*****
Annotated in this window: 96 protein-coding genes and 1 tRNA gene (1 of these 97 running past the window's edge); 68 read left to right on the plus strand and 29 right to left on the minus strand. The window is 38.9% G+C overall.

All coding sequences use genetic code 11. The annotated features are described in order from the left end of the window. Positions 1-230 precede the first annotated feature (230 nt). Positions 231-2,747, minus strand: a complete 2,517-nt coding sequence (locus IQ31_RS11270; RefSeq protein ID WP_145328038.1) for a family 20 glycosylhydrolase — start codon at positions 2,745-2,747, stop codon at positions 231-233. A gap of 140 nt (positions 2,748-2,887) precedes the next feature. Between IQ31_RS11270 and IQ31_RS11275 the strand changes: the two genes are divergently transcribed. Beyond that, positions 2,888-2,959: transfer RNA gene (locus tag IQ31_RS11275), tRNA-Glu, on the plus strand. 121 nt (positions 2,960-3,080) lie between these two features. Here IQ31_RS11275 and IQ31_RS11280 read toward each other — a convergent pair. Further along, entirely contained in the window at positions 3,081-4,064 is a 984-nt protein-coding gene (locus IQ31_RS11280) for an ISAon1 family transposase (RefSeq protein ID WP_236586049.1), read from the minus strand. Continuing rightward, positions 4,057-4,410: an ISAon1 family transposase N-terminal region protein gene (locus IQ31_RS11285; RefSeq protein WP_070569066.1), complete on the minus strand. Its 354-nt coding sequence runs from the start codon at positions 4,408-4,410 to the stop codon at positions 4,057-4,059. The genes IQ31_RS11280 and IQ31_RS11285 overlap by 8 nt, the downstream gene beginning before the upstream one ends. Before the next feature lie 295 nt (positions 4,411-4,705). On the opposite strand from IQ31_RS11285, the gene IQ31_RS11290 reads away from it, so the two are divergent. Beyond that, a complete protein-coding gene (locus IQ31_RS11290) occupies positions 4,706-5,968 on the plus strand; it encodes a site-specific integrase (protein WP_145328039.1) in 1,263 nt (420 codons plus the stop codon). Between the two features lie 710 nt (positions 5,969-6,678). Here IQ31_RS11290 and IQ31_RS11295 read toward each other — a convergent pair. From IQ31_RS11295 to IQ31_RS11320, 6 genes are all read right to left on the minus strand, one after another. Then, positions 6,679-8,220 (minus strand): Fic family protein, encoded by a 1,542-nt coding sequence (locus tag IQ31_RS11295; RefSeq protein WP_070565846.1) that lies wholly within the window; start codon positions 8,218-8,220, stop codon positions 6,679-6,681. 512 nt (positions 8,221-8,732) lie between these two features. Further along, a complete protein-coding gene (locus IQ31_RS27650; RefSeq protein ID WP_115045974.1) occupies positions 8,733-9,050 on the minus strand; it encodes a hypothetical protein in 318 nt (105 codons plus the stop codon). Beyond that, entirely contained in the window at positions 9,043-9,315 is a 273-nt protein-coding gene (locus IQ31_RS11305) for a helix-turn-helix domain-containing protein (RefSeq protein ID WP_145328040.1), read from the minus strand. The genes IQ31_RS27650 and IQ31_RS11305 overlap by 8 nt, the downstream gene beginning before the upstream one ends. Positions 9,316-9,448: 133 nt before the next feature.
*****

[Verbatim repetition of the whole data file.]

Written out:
Annotated in this window: 96 protein-coding genes and 1 tRNA gene (1 of these 97 running past the window's edge); 68 read left to right on the plus strand and 29 right to left on the minus strand. The window is 38.9% G+C overall.

All coding sequences use genetic code 11. The annotated features are described in order from the left end of the window. Positions 1-230 precede the first annotated feature (230 nt). Positions 231-2,747, minus strand: a complete 2,517-nt coding sequence (locus IQ31_RS11270; RefSeq protein ID WP_145328038.1) for a family 20 glycosylhydrolase — start codon at positions 2,745-2,747, stop codon at positions 231-233. A gap of 140 nt (positions 2,748-2,887) precedes the next feature. Between IQ31_RS11270 and IQ31_RS11275 the strand changes: the two genes are divergently transcribed. Beyond that, positions 2,888-2,959: transfer RNA gene (locus tag IQ31_RS11275), tRNA-Glu, on the plus strand. 121 nt (positions 2,960-3,080) lie between these two features. Here IQ31_RS11275 and IQ31_RS11280 read toward each other — a convergent pair. Further along, entirely contained in the window at positions 3,081-4,064 is a 984-nt protein-coding gene (locus IQ31_RS11280) for an ISAon1 family transposase (RefSeq protein ID WP_236586049.1), read from the minus strand. Continuing rightward, positions 4,057-4,410: an ISAon1 family transposase N-terminal region protein gene (locus IQ31_RS11285; RefSeq protein WP_070569066.1), complete on the minus strand. Its 354-nt coding sequence runs from the start codon at positions 4,408-4,410 to the stop codon at positions 4,057-4,059. The genes IQ31_RS11280 and IQ31_RS11285 overlap by 8 nt, the downstream gene beginning before the upstream one ends. Before the next feature lie 295 nt (positions 4,411-4,705). On the opposite strand from IQ31_RS11285, the gene IQ31_RS11290 reads away from it, so the two are divergent. Beyond that, a complete protein-coding gene (locus IQ31_RS11290) occupies positions 4,706-5,968 on the plus strand; it encodes a site-specific integrase (protein WP_145328039.1) in 1,263 nt (420 codons plus the stop codon). Between the two features lie 710 nt (positions 5,969-6,678). Here IQ31_RS11290 and IQ31_RS11295 read toward each other — a convergent pair. From IQ31_RS11295 to IQ31_RS11320, 6 genes are all read right to left on the minus strand, one after another. Then, positions 6,679-8,220 (minus strand): Fic family protein, encoded by a 1,542-nt coding sequence (locus tag IQ31_RS11295; RefSeq protein WP_070565846.1) that lies wholly within the window; start codon positions 8,218-8,220, stop codon positions 6,679-6,681. 512 nt (positions 8,221-8,732) lie between these two features. Further along, a complete protein-coding gene (locus IQ31_RS27650; RefSeq protein ID WP_115045974.1) occupies positions 8,733-9,050 on the minus strand; it encodes a hypothetical protein in 318 nt (105 codons plus the stop codon). Beyond that, entirely contained in the window at positions 9,043-9,315 is a 273-nt protein-coding gene (locus IQ31_RS11305) for a helix-turn-helix domain-containing protein (RefSeq protein ID WP_145328040.1), read from the minus strand. The genes IQ31_RS27650 and IQ31_RS11305 overlap by 8 nt, the downstream gene beginning before the upstream one ends. Positions 9,316-9,448: 133 nt before the next feature.